And last, mind-body riding can enhance your personal growth. Mind-body riding improves self-esteem, stimulates creativity, keeps exercise from getting boring, and allows for present moment awareness. You learn to stay in the present moment as you feel and connect with your horse. Pay attention to how your horse’s feet strike the ground and you become aware of the way your body is in sync with his or her body motion.
Learning to Focus
So how do you experience a mind-body ride? First, you start by tuning out the meaningless mind chatter in your head and begin to focus. While you are at the walk, trot, canter, halt, etc., focus on how it feels, focus on your breath, and focus on the here and now. Try to not think about yesterday’ ride or what your expectations are for today’s ride. Of course, this occurs though practice. It may take time to learn to concentrate and be in the present moment enough to experience this connection on a higher level. But don’t give up! With time and patience, it will come naturally to you!
Your mind most likely will stray in several different directions, but keep bringing it back to you and your horse. It will be challenging to focus for an entire ride. So set a goal of focusing for just five or 10 minutes at a time.
You don't have to do this for every ride. However, I have found that by doing this during your warmup, one becomes more grounded and in the present moment and therefore ends up having a better ride. I do recommend turning the radio off in the barn and leaving your cell phone on your tack trunk.
Activities to Bring Mind and Body in Tune
To experience mind-body riding, try adding these exercises to your rides:
Breathing—This is such an important part of mind-body riding because it gives you physical energy and the meditative aspect. Focus on breathing into your belly so that you feel your stomach and diaphragm expand. Then establish a rhythm with the footsteps of your horse. Consider counting in rhythm with the gate of the horse "one, two, three, four" for a walk “one-two, one-two” for the trot and “one-two-three, one-two-three” for the canter or lope. Don’t forget to breathe as you inhale and exhale to the beat of your horse hooves. Breathe in through your nose and out through your mouth, pursing your lips to control the exhale.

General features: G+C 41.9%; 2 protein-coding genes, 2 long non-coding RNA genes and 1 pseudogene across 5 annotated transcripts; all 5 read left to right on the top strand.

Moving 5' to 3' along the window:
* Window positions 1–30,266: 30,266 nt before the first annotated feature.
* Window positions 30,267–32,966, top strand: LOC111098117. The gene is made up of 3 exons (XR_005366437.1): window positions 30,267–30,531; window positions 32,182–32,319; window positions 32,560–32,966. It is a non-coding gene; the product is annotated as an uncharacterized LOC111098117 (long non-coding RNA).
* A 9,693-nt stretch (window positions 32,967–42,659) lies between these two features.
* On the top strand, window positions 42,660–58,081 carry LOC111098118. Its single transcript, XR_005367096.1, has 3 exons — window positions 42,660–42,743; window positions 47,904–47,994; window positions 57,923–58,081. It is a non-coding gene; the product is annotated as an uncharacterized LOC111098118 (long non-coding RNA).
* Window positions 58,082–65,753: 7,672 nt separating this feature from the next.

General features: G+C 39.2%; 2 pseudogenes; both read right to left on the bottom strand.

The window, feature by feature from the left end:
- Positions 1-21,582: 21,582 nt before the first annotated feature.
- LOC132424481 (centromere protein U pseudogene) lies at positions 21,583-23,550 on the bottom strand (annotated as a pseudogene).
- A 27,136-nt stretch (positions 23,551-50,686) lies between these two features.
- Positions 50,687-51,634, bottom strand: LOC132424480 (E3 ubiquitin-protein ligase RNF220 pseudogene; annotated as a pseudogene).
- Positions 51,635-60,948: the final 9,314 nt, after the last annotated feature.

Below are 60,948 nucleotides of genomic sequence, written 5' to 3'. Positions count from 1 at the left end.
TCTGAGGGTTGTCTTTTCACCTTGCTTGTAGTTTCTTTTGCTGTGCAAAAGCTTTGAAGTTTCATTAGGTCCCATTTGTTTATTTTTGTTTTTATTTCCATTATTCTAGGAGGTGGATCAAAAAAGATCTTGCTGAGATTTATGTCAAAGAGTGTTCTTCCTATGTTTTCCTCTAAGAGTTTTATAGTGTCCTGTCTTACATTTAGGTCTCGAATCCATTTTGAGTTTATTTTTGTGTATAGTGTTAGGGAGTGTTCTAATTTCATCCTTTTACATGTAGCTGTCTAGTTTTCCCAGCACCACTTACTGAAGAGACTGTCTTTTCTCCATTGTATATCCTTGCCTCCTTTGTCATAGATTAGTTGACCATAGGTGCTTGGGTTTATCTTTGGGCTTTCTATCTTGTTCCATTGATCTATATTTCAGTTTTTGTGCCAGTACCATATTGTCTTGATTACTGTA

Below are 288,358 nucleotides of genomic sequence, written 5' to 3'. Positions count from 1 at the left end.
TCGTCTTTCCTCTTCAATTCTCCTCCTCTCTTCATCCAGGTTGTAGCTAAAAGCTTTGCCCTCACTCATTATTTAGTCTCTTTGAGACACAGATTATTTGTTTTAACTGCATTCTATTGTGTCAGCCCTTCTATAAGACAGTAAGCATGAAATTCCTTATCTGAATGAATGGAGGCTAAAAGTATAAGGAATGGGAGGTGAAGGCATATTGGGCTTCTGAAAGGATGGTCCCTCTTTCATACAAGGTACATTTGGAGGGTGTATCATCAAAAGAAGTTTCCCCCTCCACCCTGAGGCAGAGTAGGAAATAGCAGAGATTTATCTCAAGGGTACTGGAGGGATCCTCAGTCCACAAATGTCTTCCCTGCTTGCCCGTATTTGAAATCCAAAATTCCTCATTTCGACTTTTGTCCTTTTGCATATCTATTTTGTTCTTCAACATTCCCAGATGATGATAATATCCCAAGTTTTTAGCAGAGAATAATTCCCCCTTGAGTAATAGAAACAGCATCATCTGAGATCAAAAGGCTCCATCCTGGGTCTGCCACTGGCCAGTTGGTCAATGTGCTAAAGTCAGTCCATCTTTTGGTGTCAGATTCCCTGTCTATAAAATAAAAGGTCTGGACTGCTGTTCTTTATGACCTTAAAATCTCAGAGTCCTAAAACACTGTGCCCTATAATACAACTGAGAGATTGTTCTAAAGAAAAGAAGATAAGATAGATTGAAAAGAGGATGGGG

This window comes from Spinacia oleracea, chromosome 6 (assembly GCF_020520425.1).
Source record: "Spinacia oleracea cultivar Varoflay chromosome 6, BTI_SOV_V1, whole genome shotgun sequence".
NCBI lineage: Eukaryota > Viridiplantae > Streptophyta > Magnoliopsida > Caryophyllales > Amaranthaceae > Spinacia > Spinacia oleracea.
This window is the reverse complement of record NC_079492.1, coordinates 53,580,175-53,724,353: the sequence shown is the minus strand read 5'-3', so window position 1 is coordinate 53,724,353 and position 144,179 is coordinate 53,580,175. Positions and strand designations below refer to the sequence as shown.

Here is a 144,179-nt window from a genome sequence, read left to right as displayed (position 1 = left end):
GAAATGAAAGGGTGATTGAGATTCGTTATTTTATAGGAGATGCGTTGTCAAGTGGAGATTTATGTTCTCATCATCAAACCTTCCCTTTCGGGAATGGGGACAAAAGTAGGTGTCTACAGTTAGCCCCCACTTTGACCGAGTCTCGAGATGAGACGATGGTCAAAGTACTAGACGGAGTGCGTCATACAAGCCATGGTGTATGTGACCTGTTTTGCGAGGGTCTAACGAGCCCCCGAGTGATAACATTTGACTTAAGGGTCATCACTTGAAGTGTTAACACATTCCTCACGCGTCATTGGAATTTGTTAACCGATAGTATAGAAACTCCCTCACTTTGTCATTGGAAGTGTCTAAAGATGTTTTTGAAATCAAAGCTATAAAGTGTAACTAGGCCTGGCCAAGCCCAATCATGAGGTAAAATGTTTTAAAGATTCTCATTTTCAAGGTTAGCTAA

Visualizing—Start by thinking of a major goal that you're working toward. Perhaps you are starting to work on lead changes or maybe you are still working on picking up the correct lead. It doesn’t matter what your personal goal is, but what does matter is that you ride as if you already accomplished these goals. In your mind, congratulate yourself for having met your goal or tell yourself how wonderful it feels. Feel the rush in your body, that incredible high that comes flowing through your heart.
Repeating affirmations—In order to alleviate your negative self-talk that tells you can’t do something, create a positive phrase and think of it as you ride. You can say a prayer or repeat a mantra. By keeping it simple, using one or two-syllable words, it will keep you in a positive present moment.
For example, you might recite "I trust my horse. I love my trust. I trust my love" one syllable or word per step or “let go and let god”-whatever works for you. It isn’t a right or wrong thing. When you do this, you'll pull yourself into the present moment and be more in tune with your breath and your horse. You'll also start breathing more deeply which will boost your energy. Most importantly, you'll complete your ride restored and strengthened for the next ride!